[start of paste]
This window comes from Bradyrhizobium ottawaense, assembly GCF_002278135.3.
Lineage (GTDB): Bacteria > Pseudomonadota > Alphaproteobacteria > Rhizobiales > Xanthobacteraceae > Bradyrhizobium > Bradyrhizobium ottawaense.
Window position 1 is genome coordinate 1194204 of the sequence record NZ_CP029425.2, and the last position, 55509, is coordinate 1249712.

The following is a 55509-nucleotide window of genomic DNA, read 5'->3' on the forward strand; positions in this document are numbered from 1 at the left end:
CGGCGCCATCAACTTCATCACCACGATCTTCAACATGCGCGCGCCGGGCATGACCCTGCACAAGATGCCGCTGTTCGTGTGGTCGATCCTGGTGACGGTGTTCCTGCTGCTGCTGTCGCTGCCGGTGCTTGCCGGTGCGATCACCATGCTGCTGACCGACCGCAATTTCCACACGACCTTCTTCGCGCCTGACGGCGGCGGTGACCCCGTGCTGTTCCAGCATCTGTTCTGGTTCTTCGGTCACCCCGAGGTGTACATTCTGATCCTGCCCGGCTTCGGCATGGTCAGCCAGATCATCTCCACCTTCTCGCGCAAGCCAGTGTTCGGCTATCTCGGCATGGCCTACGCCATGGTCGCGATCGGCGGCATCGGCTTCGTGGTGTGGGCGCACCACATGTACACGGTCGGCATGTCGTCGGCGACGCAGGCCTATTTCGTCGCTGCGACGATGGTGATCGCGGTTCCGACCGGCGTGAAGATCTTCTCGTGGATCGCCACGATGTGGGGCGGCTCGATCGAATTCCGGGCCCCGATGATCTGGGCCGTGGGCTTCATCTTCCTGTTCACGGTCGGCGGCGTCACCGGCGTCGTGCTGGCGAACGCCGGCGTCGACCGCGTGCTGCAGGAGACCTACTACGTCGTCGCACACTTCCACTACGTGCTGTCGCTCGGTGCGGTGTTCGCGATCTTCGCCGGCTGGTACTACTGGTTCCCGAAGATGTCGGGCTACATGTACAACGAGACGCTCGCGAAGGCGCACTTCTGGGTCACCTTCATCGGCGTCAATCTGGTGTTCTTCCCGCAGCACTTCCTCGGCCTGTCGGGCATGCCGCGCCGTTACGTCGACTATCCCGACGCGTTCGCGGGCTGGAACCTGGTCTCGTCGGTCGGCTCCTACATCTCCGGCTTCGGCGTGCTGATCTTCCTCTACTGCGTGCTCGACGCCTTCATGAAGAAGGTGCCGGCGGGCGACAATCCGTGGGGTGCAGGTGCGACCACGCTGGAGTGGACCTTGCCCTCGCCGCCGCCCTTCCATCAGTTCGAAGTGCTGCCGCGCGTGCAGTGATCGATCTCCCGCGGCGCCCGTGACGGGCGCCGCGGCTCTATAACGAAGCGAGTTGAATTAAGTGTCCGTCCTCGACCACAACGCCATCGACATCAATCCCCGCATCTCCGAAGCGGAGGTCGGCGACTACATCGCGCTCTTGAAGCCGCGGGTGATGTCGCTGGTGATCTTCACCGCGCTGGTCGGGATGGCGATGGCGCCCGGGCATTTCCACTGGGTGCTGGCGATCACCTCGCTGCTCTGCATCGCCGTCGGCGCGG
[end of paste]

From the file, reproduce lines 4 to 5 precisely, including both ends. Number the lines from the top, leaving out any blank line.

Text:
The following is a 55509-nucleotide window of genomic DNA, read 5'->3' on the forward strand; positions in this document are numbered from 1 at the left end:
CGGCGCCATCAACTTCATCACCACGATCTTCAACATGCGCGCGCCGGGCATGACCCTGCACAAGATGCCGCTGTTCGTGTGGTCGATCCTGGTGACGGTGTTCCTGCTGCTGCTGTCGCTGCCGGTGCTTGCCGGTGCGATCACCATGCTGCTGACCGACCGCAATTTCCACACGACCTTCTTCGCGCCTGACGGCGGCGGTGACCCCGTGCTGTTCCAGCATCTGTTCTGGTTCTTCGGTCACCCCGAGGTGTACATTCTGATCCTGCCCGGCTTCGGCATGGTCAGCCAGATCATCTCCACCTTCTCGCGCAAGCCAGTGTTCGGCTATCTCGGCATGGCCTACGCCATGGTCGCGATCGGCGGCATCGGCTTCGTGGTGTGGGCGCACCACATGTACACGGTCGGCATGTCGTCGGCGACGCAGGCCTATTTCGTCGCTGCGACGATGGTGATCGCGGTTCCGACCGGCGTGAAGATCTTCTCGTGGATCGCCACGATGTGGGGCGGCTCGATCGAATTCCGGGCCCCGATGATCTGGGCCGTGGGCTTCATCTTCCTGTTCACGGTCGGCGGCGTCACCGGCGTCGTGCTGGCGAACGCCGGCGTCGACCGCGTGCTGCAGGAGACCTACTACGTCGTCGCACACTTCCACTACGTGCTGTCGCTCGGTGCGGTGTTCGCGATCTTCGCCGGCTGGTACTACTGGTTCCCGAAGATGTCGGGCTACATGTACAACGAGACGCTCGCGAAGGCGCACTTCTGGGTCACCTTCATCGGCGTCAATCTGGTGTTCTTCCCGCAGCACTTCCTCGGCCTGTCGGGCATGCCGCGCCGTTACGTCGACTATCCCGACGCGTTCGCGGGCTGGAACCTGGTCTCGTCGGTCGGCTCCTACATCTCCGGCTTCGGCGTGCTGATCTTCCTCTACTGCGTGCTCGACGCCTTCATGAAGAAGGTGCCGGCGGGCGACAATCCGTGGGGTGCAGGTGCGACCACGCTGGAGTGGACCTTGCCCTCGCCGCCGCCCTTCCATCAGTTCGAAGTGCTGCCGCGCGTGCAGTGATCGATCTCCCGCGGCGCCCGTGACGGGCGCCGCGGCTCTATAACGAAGCGAGTTGAATTAAGTGTCCGTCCTCGACCACAACGCCATCGACATCAATCCCCGCATCTCCGAAGCGGAGGTCGGCGACTACATCGCGCTCTTGAAGCCGCGGGTGATGTCGCTGGTGATCTTCACCGCGCTGGTCGGGATGGCGATGGCGCCCGGGCATTTCCACTGGGTGCTGGCGATCACCTCGCTGCTCTGCATCGCCGTCGGCGCGG